"Over a 40+ year practice I’ve seen the economy boom and bust three or four times already. In 1989 the real estate market in Ontario crashed and lost significant value. Then we had the dot-com crash in the early 2000’s, and again the financial crisis recession in 2008 really shook things up. With the COVID-19 pandemic it’s different, because it involves human lives. However, from a purely legal point of view, it is very similar to the past recessions with high unemployment and home-owners having difficulty keeping their mortgage and debt payments up to date.

As a lawyer, one must be prepared to change the focus of her or his practice and be responsive to what’s happening in the economy. In the 80’s I was doing commercial mortgage lending for financial institutions on a team of 20+ lawyers, which was a very large team at the time. In the Spring of 1989 commercial mortgage lending ground to an overnight halt and new mortgage commitments stopped being issued. Many firms specializing in mortgage lending closed. I eventually left the lending firm that I had been with for 6 years and in 1992 I moved to a predecessor of my current firm. As there were virtually no new mortgages being funded at that time, I started providing flat fee file reviews for my institutional lender clients; making certain that their mortgage had the correct priority, that the borrower’s title was good and that the legal file was properly documented. This was a new service for lawyers – and employed a new billing model (flat fee versus docketed time). To my knowledge, no one was doing this kind of work at that time. The key is to identify how your clients’ needs have shifted in a post-recession world and adapt with them. Lawyers will always be retained if they can provide a service which is of value to the client. Our challenge is to find out what the client really needs and how we can make ourselves invaluable to the client by meeting the clients’ needs."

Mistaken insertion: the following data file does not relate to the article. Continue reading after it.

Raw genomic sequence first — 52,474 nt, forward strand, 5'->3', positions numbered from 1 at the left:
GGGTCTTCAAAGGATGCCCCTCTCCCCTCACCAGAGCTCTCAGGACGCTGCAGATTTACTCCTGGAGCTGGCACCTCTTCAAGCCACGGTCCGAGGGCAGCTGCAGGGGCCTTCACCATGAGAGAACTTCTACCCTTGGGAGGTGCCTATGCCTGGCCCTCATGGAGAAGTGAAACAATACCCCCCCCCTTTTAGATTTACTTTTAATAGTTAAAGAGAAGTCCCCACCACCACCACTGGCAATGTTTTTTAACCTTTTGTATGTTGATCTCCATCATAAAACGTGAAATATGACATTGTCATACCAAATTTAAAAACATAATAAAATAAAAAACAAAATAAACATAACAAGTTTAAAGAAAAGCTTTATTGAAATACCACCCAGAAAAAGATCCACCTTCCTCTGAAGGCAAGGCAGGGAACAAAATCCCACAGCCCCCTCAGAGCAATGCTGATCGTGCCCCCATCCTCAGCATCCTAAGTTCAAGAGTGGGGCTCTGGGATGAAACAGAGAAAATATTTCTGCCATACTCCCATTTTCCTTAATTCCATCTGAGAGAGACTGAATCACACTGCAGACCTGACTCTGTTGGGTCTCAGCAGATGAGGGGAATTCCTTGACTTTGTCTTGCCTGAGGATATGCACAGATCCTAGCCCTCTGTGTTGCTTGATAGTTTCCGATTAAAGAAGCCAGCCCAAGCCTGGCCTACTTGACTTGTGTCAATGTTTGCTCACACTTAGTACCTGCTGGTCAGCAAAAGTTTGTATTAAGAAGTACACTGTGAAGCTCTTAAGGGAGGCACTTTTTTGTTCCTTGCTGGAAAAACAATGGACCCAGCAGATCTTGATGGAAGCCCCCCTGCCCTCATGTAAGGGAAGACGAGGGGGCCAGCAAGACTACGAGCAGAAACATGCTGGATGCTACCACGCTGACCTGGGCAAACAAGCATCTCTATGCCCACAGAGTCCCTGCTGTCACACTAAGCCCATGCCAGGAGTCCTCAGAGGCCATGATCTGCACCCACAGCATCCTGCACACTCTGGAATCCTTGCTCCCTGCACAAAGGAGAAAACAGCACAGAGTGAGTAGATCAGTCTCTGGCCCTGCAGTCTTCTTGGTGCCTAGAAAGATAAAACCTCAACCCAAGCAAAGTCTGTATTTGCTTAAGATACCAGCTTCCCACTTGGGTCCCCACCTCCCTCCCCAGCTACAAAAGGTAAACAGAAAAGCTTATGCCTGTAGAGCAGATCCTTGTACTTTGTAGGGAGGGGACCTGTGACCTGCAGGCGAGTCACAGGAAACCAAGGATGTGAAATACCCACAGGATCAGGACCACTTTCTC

"I provide legal services for complex problem files that require specialized knowledge. My services are very different from what the majority of the new bankruptcy cases will require, most of those will go to high-volume firms that provide services for standard cases.

My goal is always to provide excellent service. I believe that good lawyers will rise to the surface. If you are meeting your clients’ needs, they will acknowledge and appreciate your services."

"The biggest problem I see with young lawyers who are desperate to grow their business and start working outside of their usual practice area is that they often wander into a new specialized area of practice without the depth of knowledge required to do so efficiently or effectively. You need to know what you know, and really know what you don’t.

My best advice for newer lawyers is to find a mentor. I unofficially mentor two lawyers right now. One of these lawyers worked for me for years before and after law school and before she started her own practice, the other has a lot of real estate clients but limited mortgage default and mortgage remedy experience. Both lawyers use me for mentorship, advice, and often hire me on retainer to consult on their cases. This allows them to provide better service to their clients than they would otherwise be able to do on their own."

"Personally, I’m looking forward to settling into a new normal. I believe that many of us have used 2020 to regroup, take stock and to re-prioritize what is really important in life. Family, friends, work and rest and relaxation. Covid-19 has redefined what ‘normal’ looks like for all of us this year. I think we all have to remember and focus on what’s really important.

Professionally, I’ve heard from financial clients that they expect to be busy in 2021 with bad loans, so I anticipate a lot of work in my mortgage remedy and debt collection practice areas next year. It isn’t the type of work that is good for society or that you can necessarily get excited about though. But bad loans need to be dealt with in a respectful and gentle manner. I’m anticipating a lot of upheaval and change in the real estate market in Ontario. Lawyers always need to be flexible and when necessary, reinvent themselves and find novel ways to provide services to our clients in this new environment."